MBTI® Test ISTP Electrical Power-line Installers and Repairers

Strong Interest Inventory® General Occupational Theme Code: Realistic, Investigative, Conventional (RIC) (GOT)

Hammer (1996) states that Introverted-Sensing-Thinking-Perceiving (ISTP) personality types fit well in jobs and careers that give them the opportunity to apply scientific or technical expertise to specific problems. ISTP’s tend to enjoy working independently in hands-on tasks, and are motivated by producing material outcomes at the end of the workday—they like being able to see their accomplishments. With this said, ISTP’s are well-suited for careers as electrical power-line installers and repairers.

Image courtesy of artur84 at FreeDigitalPhotos.net

Image courtesy of artur84 at FreeDigitalPhotos.net

Power-line installers build above or below-ground power lines in order to ensure that all of their clients have consistent electricity. They may need to install the poles themselves, and use cranes and power equipment to do so, or use other tools to string wire conductors between poles or towers. They also install meters that gauge the amount of electricity that passes through particular wires. In addition, they conduct scheduled maintenance of the lines, either by driving alongside them, or in some cases via plane or helicopters. If there is a storm, traffic accident, or other event that causes the lines to break, they could also be called in to perform emergency repairs. In addition to these engineering responsibilities, power-line installers and repairers may also need to trim trees or other foliage that interferes with the lines, or coordinate work assignments with other workers or teams.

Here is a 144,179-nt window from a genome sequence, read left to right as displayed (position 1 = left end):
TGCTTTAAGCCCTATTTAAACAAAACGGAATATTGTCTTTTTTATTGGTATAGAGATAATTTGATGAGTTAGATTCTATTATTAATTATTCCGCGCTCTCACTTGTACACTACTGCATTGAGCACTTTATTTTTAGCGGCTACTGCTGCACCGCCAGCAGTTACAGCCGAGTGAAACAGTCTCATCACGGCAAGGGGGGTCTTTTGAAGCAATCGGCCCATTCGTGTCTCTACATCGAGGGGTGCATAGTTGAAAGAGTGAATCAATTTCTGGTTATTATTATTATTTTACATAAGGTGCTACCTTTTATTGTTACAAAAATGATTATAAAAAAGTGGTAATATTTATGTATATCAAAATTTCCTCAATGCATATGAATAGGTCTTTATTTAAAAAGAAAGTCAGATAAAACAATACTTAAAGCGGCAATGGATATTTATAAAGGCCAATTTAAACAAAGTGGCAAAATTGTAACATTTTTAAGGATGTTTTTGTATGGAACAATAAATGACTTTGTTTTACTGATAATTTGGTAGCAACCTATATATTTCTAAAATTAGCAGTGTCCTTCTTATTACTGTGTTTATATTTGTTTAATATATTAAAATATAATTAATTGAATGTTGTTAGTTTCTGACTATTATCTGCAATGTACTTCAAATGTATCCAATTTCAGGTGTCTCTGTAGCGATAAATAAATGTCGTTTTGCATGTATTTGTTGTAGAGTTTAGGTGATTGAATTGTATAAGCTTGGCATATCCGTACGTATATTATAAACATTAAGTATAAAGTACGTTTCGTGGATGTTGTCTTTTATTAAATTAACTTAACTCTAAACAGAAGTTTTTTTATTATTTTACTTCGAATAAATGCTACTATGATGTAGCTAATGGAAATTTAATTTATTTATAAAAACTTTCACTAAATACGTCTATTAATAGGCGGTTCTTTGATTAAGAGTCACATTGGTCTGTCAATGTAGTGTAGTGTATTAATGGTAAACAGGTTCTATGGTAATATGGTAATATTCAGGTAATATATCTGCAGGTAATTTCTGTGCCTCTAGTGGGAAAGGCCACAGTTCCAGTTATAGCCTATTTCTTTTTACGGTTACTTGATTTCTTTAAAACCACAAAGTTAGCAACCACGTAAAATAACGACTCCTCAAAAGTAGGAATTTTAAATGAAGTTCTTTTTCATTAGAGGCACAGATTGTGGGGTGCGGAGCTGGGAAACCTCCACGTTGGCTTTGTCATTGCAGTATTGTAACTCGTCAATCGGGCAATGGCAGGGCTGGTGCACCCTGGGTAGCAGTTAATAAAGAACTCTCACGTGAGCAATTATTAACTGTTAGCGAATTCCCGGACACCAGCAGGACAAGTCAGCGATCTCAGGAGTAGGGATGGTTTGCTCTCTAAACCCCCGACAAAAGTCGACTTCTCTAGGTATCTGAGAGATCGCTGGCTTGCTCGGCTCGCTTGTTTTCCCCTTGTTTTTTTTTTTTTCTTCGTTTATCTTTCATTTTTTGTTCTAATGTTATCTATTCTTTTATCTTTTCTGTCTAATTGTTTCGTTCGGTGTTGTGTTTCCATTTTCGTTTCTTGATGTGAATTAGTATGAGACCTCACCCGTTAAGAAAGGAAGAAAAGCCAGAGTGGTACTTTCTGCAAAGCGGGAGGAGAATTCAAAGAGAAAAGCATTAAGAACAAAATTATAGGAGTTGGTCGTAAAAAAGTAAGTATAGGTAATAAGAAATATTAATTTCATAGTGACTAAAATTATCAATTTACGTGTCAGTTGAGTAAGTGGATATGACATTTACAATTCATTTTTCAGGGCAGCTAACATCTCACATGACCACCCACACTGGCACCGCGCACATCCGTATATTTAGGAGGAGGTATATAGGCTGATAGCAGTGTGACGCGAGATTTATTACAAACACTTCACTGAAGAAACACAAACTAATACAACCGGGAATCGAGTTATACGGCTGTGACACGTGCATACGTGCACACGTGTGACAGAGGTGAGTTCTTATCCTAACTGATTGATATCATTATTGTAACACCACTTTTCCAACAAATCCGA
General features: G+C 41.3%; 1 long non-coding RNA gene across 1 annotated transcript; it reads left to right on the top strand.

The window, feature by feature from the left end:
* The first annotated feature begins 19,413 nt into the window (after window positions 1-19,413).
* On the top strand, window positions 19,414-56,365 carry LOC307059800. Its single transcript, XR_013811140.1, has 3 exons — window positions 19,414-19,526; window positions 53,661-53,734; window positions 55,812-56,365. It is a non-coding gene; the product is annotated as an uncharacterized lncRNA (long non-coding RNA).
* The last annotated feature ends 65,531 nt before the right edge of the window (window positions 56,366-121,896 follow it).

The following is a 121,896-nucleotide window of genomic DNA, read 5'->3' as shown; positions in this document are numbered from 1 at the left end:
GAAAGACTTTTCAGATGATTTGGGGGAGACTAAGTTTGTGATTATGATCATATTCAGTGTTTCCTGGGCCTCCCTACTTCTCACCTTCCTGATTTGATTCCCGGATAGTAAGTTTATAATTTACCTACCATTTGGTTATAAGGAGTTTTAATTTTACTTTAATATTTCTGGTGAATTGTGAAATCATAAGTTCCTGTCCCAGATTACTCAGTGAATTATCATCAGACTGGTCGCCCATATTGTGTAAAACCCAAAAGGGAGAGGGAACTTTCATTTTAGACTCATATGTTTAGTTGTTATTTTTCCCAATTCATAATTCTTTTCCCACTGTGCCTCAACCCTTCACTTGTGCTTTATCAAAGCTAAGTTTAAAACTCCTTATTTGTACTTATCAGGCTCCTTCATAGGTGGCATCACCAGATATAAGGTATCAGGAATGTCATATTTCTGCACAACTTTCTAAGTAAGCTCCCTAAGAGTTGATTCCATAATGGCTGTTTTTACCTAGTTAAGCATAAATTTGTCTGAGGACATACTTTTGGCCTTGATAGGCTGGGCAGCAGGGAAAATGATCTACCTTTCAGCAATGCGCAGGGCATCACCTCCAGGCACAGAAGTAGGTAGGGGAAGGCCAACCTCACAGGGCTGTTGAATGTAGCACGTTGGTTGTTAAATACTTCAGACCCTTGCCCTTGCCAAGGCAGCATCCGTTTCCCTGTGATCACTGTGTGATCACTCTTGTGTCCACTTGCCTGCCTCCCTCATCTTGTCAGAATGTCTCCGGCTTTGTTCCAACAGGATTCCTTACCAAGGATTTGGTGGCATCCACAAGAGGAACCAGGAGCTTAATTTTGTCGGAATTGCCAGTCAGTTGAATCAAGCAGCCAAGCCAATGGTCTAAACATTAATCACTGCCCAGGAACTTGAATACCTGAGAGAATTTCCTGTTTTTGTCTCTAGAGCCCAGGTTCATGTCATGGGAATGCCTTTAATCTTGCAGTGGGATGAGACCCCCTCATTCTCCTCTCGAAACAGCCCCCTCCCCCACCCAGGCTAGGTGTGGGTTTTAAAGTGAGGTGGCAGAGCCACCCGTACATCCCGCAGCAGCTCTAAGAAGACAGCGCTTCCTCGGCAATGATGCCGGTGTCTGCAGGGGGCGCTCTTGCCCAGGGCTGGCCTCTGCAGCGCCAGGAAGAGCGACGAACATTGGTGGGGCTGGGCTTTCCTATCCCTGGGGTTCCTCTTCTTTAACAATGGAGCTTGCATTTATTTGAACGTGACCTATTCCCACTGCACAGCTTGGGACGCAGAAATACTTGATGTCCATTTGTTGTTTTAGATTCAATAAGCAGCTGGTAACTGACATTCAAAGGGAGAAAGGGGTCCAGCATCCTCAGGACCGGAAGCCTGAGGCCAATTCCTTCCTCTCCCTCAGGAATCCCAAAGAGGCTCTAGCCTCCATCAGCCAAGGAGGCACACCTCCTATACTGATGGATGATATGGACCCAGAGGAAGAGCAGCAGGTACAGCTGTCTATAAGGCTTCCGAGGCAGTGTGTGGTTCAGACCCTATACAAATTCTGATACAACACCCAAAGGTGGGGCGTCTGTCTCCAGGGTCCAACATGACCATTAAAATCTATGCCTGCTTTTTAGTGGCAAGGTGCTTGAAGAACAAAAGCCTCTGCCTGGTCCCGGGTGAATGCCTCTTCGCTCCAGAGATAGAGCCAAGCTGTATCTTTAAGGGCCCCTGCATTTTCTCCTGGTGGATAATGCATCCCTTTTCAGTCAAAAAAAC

In order to be able to accomplish all of these tasks successfully, power-line installers and repairers need to be able to follow directions and work closely with a team of people with similar expertise. They need strong active-listening and critical-thinking skills, as well as the ability to trouble-shoot. Physically, they need to be able to coordinate all of their limbs, and also need to have steady hands. General fitness is also important, as they are often “in the field” climbing poles and doing manual repairs. In addition, a basic understanding of mechanical and electrical tools is important. For instance, conduit benders, power drills, protective gloves, and volt or current meters are often used in the field, as are construction machines like tractors, cranes, or dump trucks.

Most of the time, electrical power-line installers and repairers have at least an associate’s degree or a vocational certificate. While some supervisors may be more highly qualified, and some who have many years of experience may only have a high school diploma, the majority hold an associate’s or vocational certificate.

Below find employment trends for electrical power-line installers and repairers.

  • Median wage: $31.70 hourly, $65,930 annually
  • Employment: 115,000 employees
  • Projected growth (2012-2022): Average (8%-14%)
  • Projected job openings (2012-2022): 49,900

Visit Our MBTI® About Page and Our ISTP Personality Type Page For Detailed Information on The ISTP Personality Type

Visit Our Strong Interest Inventory® Resource Page To Learn About The SCR (GOT)

ISTP Careers

Click on one of these corresponding popular ISTP Careers for detailed information including Career Stats, Income Stats, Daily Tasks and Required Education: Agricultural Inspector, Automotive Master Mechanic, Avionics Technician, Civil Engineering Technician, Construction & Building Inspector, Electric Power-Line Installer & Repairer, Forest & Conservation Worker, Light Truck or Delivery Driver, Mobile Heavy Equipment Mechanic, and Operating Engineer or Other Construction Equipment Operator.

 

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Learn More About the MBTI ISTP Personality Type

Explore additional information that delves deeper into the ISTP Personality Type by examining various personality and career based subjects:

Click on a link below to read more about different MBTI Personality Types

ISTJ ISFJ INFJ INTJ ESTP ESFP ENFP ENTP
ISTP ISFP INFP INTP ESTJ ESFJ ENFJ ENTJ

References

  1. Bureau of Labor Statistics wage data and 2012-2022 employment projections Onetonline.org
  1. MBTI® Type Tables for Occupations, 2nd Edition. Schaubhut, N. & Thompson, R. (CPP, 2008)